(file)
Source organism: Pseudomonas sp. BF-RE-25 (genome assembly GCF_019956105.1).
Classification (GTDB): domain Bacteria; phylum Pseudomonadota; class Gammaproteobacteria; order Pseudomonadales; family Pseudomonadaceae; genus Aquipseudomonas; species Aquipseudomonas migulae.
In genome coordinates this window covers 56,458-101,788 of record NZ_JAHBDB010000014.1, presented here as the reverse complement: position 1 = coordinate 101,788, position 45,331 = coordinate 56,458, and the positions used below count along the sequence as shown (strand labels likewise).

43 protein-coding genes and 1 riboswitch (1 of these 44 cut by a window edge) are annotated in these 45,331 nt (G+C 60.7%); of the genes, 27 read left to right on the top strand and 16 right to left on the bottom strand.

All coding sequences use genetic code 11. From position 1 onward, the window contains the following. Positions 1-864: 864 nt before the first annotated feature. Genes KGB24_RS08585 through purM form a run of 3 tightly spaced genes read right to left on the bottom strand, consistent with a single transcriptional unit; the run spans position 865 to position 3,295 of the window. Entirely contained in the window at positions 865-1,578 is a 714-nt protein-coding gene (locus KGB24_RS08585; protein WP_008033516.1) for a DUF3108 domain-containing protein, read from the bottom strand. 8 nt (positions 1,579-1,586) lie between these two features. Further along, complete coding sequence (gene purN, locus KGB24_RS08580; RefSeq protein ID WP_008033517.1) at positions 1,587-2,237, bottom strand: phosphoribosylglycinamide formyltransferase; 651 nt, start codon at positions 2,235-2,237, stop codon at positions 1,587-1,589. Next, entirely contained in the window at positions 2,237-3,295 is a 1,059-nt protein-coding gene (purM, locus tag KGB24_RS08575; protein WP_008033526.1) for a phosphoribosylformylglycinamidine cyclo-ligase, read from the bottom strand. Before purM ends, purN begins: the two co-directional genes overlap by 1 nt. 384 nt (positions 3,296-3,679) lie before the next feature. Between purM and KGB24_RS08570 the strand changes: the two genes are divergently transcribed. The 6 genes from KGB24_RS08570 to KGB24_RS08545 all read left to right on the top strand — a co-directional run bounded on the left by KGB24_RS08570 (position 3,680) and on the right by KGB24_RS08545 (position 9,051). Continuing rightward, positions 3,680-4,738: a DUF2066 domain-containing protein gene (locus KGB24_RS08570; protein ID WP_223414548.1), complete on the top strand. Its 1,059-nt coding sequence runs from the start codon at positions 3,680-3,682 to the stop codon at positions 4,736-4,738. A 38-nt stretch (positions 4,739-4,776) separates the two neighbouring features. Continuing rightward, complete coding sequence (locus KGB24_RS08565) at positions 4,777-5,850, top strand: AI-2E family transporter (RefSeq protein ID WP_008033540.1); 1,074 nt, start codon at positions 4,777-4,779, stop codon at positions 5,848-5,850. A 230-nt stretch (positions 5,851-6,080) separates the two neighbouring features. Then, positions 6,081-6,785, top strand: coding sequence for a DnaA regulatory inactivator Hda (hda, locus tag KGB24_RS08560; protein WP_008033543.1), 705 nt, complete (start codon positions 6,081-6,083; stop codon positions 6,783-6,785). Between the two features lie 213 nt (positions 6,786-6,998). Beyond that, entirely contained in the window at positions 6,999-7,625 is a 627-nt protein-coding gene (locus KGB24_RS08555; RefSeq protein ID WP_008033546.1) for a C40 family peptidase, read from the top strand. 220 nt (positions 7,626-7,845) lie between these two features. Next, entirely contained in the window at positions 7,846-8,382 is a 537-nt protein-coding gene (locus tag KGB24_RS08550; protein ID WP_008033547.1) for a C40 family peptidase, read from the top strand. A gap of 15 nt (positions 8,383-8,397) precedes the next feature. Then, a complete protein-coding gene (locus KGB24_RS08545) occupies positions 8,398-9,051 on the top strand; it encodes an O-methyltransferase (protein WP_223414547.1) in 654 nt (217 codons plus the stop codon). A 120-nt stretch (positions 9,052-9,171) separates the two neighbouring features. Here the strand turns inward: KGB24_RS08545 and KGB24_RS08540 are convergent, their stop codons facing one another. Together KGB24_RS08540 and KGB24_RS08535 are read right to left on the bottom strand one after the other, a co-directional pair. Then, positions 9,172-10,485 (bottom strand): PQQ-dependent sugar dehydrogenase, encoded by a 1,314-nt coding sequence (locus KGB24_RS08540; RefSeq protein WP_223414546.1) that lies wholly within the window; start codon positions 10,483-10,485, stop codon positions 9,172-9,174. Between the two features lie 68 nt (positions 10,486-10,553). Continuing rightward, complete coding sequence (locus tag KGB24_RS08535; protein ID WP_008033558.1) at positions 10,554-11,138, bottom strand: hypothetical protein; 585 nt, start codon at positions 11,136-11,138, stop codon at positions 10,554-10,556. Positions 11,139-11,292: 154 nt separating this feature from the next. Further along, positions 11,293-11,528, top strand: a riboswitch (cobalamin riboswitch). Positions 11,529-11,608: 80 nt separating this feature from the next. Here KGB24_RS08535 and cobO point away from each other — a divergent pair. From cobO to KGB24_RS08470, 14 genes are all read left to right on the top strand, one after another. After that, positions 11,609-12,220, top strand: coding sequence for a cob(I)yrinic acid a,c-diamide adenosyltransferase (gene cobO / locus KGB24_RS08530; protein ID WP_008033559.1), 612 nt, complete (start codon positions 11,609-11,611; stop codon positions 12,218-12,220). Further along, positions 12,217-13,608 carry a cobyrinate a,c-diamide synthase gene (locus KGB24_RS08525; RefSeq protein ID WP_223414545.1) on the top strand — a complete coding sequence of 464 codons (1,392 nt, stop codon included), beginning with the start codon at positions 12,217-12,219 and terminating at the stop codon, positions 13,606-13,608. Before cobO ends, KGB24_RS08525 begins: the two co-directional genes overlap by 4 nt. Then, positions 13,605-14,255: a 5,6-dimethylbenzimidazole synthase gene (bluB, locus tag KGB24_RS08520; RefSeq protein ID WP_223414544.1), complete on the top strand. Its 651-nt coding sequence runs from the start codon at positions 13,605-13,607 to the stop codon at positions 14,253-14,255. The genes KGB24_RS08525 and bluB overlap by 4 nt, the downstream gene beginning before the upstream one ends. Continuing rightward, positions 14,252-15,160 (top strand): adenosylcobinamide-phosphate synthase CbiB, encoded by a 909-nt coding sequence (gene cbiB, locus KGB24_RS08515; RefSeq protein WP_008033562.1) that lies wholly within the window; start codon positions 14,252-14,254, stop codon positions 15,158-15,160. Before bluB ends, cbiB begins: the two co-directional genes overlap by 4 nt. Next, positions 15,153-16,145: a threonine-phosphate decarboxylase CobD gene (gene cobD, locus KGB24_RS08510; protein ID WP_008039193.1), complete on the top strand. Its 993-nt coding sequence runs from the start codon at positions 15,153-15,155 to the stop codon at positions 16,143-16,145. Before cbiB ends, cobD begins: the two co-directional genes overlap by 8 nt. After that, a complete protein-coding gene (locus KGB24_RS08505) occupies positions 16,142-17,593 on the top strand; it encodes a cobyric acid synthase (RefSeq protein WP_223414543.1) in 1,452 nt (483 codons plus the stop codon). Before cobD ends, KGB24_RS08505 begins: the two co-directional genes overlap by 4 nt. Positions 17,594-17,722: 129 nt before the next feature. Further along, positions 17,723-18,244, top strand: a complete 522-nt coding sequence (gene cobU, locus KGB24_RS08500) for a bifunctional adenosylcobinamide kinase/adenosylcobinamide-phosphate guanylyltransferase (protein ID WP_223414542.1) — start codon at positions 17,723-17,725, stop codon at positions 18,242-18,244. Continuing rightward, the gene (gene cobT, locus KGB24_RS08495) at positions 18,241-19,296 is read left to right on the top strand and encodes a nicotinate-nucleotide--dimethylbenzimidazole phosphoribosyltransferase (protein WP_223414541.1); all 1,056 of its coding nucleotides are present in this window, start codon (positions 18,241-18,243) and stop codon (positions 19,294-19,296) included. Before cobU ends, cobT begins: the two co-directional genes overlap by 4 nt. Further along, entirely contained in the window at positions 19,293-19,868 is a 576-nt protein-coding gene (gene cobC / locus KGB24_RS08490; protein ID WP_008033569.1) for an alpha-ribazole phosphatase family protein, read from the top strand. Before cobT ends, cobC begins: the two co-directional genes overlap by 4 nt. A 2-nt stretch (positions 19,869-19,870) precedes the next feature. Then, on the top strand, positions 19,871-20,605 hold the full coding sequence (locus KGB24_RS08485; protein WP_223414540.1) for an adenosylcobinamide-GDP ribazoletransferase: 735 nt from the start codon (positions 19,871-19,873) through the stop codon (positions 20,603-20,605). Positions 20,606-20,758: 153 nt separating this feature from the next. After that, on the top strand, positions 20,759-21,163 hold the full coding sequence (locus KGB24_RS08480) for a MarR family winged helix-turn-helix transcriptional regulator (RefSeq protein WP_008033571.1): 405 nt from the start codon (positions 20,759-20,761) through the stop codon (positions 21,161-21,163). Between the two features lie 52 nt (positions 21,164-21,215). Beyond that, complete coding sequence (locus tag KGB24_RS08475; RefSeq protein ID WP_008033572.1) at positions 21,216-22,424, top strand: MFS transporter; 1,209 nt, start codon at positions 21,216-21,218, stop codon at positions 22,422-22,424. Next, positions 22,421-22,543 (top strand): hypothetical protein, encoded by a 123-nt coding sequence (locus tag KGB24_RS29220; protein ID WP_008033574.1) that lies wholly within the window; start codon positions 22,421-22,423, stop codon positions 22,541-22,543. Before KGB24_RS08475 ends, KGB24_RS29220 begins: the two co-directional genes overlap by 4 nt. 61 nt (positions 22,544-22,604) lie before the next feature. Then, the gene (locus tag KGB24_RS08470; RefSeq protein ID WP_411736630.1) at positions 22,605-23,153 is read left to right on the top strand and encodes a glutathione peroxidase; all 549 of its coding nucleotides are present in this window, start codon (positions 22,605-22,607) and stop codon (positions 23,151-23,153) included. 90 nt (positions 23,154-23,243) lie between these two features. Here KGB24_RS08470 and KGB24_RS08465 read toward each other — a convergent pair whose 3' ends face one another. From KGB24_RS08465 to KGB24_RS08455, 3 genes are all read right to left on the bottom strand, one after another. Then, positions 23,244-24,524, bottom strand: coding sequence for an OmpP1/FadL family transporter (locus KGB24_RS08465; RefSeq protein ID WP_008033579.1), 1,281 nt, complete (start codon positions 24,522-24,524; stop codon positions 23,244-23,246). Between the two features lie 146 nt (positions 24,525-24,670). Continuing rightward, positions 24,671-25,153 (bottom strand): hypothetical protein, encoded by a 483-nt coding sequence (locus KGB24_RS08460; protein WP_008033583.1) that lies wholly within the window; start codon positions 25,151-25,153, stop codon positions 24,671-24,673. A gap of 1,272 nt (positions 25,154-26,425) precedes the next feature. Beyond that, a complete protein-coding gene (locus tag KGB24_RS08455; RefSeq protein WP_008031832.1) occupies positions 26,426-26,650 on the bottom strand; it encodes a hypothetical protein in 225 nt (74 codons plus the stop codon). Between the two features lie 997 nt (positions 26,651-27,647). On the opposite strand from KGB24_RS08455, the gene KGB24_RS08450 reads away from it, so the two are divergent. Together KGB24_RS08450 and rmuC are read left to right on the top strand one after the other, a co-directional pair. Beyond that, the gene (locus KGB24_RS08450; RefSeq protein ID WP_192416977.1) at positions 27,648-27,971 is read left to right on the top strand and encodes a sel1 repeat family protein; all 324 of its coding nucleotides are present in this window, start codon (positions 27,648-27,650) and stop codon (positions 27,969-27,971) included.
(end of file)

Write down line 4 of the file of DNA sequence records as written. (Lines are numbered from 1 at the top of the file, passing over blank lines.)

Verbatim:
43 protein-coding genes and 1 riboswitch (1 of these 44 cut by a window edge) are annotated in these 45,331 nt (G+C 60.7%); of the genes, 27 read left to right on the top strand and 16 right to left on the bottom strand.